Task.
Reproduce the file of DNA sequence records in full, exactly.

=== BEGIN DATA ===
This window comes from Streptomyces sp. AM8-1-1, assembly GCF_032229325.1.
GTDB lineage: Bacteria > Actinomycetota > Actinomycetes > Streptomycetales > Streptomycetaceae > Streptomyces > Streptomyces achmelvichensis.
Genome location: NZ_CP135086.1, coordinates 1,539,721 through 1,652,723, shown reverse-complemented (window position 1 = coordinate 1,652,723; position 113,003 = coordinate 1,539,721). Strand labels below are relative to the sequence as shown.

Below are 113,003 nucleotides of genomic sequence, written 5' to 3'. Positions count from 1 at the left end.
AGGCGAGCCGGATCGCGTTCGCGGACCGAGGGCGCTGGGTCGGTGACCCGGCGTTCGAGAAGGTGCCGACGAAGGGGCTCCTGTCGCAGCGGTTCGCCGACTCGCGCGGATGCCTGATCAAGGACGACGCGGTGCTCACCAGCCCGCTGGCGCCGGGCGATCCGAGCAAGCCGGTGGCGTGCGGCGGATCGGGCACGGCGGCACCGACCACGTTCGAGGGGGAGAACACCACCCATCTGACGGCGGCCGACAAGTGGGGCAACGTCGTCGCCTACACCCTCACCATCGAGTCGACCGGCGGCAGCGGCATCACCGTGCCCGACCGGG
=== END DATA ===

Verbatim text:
This window comes from Streptomyces sp. AM8-1-1, assembly GCF_032229325.1.
GTDB lineage: Bacteria > Actinomycetota > Actinomycetes > Streptomycetales > Streptomycetaceae > Streptomyces > Streptomyces achmelvichensis.
Genome location: NZ_CP135086.1, coordinates 1,539,721 through 1,652,723, shown reverse-complemented (window position 1 = coordinate 1,652,723; position 113,003 = coordinate 1,539,721). Strand labels below are relative to the sequence as shown.

Below are 113,003 nucleotides of genomic sequence, written 5' to 3'. Positions count from 1 at the left end.
AGGCGAGCCGGATCGCGTTCGCGGACCGAGGGCGCTGGGTCGGTGACCCGGCGTTCGAGAAGGTGCCGACGAAGGGGCTCCTGTCGCAGCGGTTCGCCGACTCGCGCGGATGCCTGATCAAGGACGACGCGGTGCTCACCAGCCCGCTGGCGCCGGGCGATCCGAGCAAGCCGGTGGCGTGCGGCGGATCGGGCACGGCGGCACCGACCACGTTCGAGGGGGAGAACACCACCCATCTGACGGCGGCCGACAAGTGGGGCAACGTCGTCGCCTACACCCTCACCATCGAGTCGACCGGCGGCAGCGGCATCACCGTGCCCGACCGGG